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 Post subject:
PostPosted: Mon Mar 01, 2004 12:47 pm 
Proxool Developer
Proxool Developer

Joined: Tue Aug 26, 2003 10:42 am
Posts: 373
Location: Belgium
gavin wrote:
huh??? What, Java has no polymorphism?


Here is what you will find when looking at the sources of java.sql.Timestamp:
Code:
public boolean equals(java.lang.Object ts) {
   if (ts instanceof Timestamp) {
      return this.equals((Timestamp)ts);
   } else {
      return false;
   }
}


java.sql.Timestamp.equals(java.util.Date) will always fail!

Suppose the following persistent class:
Code:
public Class Foo {
   public java.util.Date utilDate;
  ...
}


You map this field using an Hibernate Timestamp type because you need date+time precision.

Now consider the following scenario:
Code:
Date now = new Date();

session = <new session>

Foo f = new Foo();
f.utilDate = now;

session.save(f);
session.close();

session = <new session>
f = (Foo) session.load(Foo.class, <foo id>);

assert(f.utilDate.equals(now)); // WILL FAIL !!


As you can notice, the latest statement will fail although it should succeed... This because the utilDate field has been loaded with a java.sql.Timestamp instance instead of a java.util.Date.

See the danger ?


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 Post subject:
PostPosted: Mon Mar 01, 2004 12:55 pm 
Proxool Developer
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Joined: Tue Aug 26, 2003 10:42 am
Posts: 373
Location: Belgium
tcollins wrote:
maybe try Date.equals(Timestamp) if your doing a compare against a regular Date the nanos won't be there anyway.


So I have to remember everywhere in my code that Hibernate may have replaced my Date with a Timestamp ?
Not very cool for a transparent ORM - and Hibernate can be much more transparent than this...

No, I believe the solution in this case is to write my own UserType. Gavin took the time to open the framework and provide various extension points to make us happy - so lets go this way. And I'm happy with that solution.

Just took the time to post my experience once more in this thread because it took me so long to troubleshoot our application because of this "surprising" java.sql.Timestamp.equals() implementation.


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 Post subject:
PostPosted: Mon Mar 01, 2004 1:01 pm 
Beginner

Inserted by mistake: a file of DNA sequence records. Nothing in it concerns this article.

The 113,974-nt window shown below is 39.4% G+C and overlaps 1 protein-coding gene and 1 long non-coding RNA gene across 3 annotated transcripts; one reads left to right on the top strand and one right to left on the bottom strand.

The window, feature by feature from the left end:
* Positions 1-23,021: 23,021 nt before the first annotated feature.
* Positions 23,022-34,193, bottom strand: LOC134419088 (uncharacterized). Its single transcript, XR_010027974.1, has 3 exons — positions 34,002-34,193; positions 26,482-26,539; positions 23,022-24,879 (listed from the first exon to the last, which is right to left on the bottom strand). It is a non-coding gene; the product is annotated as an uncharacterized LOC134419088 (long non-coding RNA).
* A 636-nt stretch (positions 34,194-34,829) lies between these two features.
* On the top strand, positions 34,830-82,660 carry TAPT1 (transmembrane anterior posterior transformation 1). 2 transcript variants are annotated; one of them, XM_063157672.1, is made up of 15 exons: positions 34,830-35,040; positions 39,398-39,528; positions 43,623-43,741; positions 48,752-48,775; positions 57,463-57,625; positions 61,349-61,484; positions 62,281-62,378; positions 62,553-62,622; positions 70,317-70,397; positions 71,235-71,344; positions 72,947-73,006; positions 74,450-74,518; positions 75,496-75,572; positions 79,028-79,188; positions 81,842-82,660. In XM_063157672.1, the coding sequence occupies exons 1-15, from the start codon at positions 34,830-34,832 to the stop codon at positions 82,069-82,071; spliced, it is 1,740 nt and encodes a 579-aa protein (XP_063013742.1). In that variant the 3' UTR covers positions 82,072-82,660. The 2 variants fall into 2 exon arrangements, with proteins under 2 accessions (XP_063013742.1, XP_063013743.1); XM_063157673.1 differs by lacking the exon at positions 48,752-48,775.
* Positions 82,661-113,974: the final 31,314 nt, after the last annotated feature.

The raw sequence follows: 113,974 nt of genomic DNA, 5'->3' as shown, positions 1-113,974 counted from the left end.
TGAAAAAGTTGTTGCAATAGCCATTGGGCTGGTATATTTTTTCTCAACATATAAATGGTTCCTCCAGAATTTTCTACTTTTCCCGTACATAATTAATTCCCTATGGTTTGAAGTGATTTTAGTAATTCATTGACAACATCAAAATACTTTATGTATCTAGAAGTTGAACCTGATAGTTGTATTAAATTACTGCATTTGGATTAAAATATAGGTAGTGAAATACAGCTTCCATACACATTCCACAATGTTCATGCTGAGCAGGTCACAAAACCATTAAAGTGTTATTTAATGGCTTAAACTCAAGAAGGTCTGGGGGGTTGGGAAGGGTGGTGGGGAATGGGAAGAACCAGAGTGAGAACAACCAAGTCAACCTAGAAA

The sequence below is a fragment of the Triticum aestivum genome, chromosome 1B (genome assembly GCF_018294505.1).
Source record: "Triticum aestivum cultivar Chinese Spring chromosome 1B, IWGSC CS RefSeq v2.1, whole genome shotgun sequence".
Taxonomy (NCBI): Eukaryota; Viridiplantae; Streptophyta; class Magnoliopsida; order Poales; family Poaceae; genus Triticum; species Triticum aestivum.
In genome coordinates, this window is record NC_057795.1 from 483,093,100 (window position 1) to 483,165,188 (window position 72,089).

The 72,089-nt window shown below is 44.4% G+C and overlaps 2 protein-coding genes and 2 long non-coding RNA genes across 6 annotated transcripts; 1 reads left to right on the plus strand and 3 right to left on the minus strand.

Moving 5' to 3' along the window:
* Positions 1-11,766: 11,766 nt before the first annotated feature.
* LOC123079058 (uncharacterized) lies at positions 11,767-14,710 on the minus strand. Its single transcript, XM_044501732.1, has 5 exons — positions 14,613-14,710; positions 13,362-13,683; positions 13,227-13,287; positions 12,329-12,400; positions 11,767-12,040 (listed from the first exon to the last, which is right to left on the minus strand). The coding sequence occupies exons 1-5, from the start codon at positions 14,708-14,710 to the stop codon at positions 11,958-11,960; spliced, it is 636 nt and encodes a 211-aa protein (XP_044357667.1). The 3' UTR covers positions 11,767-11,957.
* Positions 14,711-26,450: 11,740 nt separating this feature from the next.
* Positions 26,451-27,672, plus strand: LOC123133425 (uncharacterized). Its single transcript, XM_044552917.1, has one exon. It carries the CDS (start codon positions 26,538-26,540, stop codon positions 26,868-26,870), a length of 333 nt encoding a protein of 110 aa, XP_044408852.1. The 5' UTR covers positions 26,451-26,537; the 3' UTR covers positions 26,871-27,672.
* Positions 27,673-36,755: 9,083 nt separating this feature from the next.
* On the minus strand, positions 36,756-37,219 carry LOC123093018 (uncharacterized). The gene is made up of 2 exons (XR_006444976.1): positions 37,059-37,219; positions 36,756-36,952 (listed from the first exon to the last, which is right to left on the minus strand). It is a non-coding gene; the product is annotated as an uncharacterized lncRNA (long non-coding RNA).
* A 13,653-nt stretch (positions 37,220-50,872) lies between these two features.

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Joined: Tue Jan 27, 2004 2:14 pm
Posts: 40
Location: Atlanta, GA, USA
That's cool... that sounds like a good solution. I was just trying to help. I would be interested in seeing that implemented UserType if you don't mind. Would be cool if you could post it here.


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 Post subject:
PostPosted: Mon Mar 01, 2004 1:18 pm 
Proxool Developer
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Posts: 373
Location: Belgium
tcollins wrote:
That's cool... that sounds like a good solution. I was just trying to help. I would be interested in seeing that implemented UserType if you don't mind. Would be cool if you could post it here.


Here is it...

Code:
import java.sql.PreparedStatement;
import java.sql.ResultSet;
import java.sql.SQLException;
import java.sql.Timestamp;
import java.sql.Types;
import java.util.Date;

import net.sf.hibernate.Hibernate;
import net.sf.hibernate.HibernateException;
import net.sf.hibernate.UserType;

/**
* @author Bertrand Renuart
*
* Hibernate User Type to persist java.util.Date object as java.sql.Timestamp(s)
*
* The default behavior of Hibernate is to return the java.sql.Timestamp object
* retrieved from the underlying Resultset. Unfortunately, because of the extra
* precision (to the nanoseconds) of Timestamp, compare methods (including
* equals & compareTo) fail when used with java.util.Date instances.
*
* This user type will convert the java.sql.Timestamp back into java.util.Date
* instances (loosing the extra precision) before returning the data to the
* user.
*/
public class DateTimeType implements UserType
{
   private static final int[] SQL_TYPES = new int[] { Types.TIMESTAMP };
   

   //
   // ---- Constructors ---------------------------------------------------------
   //
   
   /**
    *
    */
   public DateTimeType()
   {
      super();
   }

   //
   // ---- UserType interface implementation ------------------------------------
   //

   /**
    * The class returned by this type factory.
    *
    * @see net.sf.hibernate.UserType#returnedClass()
    */
   public Class returnedClass() {
      return java.util.Date.class;
   }
   
   /**
    * Return the SQL type codes for the columns mapped by this type
    *
    * @see net.sf.hibernate.UserType#sqlTypes()
    */
   public int[] sqlTypes() {
      return SQL_TYPES;
   }

   /**
    * Compare two instances of the class mapped by this type for persistence "equality".
    *
    * @see net.sf.hibernate.UserType#equals(java.lang.Object, java.lang.Object)
    */
   public boolean equals(Object x, Object y) throws HibernateException {
      if( x==y ) return true;
      if( (x==null) || (y == null) ) return false;
      
      Date xDate = (Date) x;
      Date yDate = (Date) y;
      
      return x.equals(y);
   }


   /**
    * Retrieve an instance of the mapped class from a JDBC resultset.
    *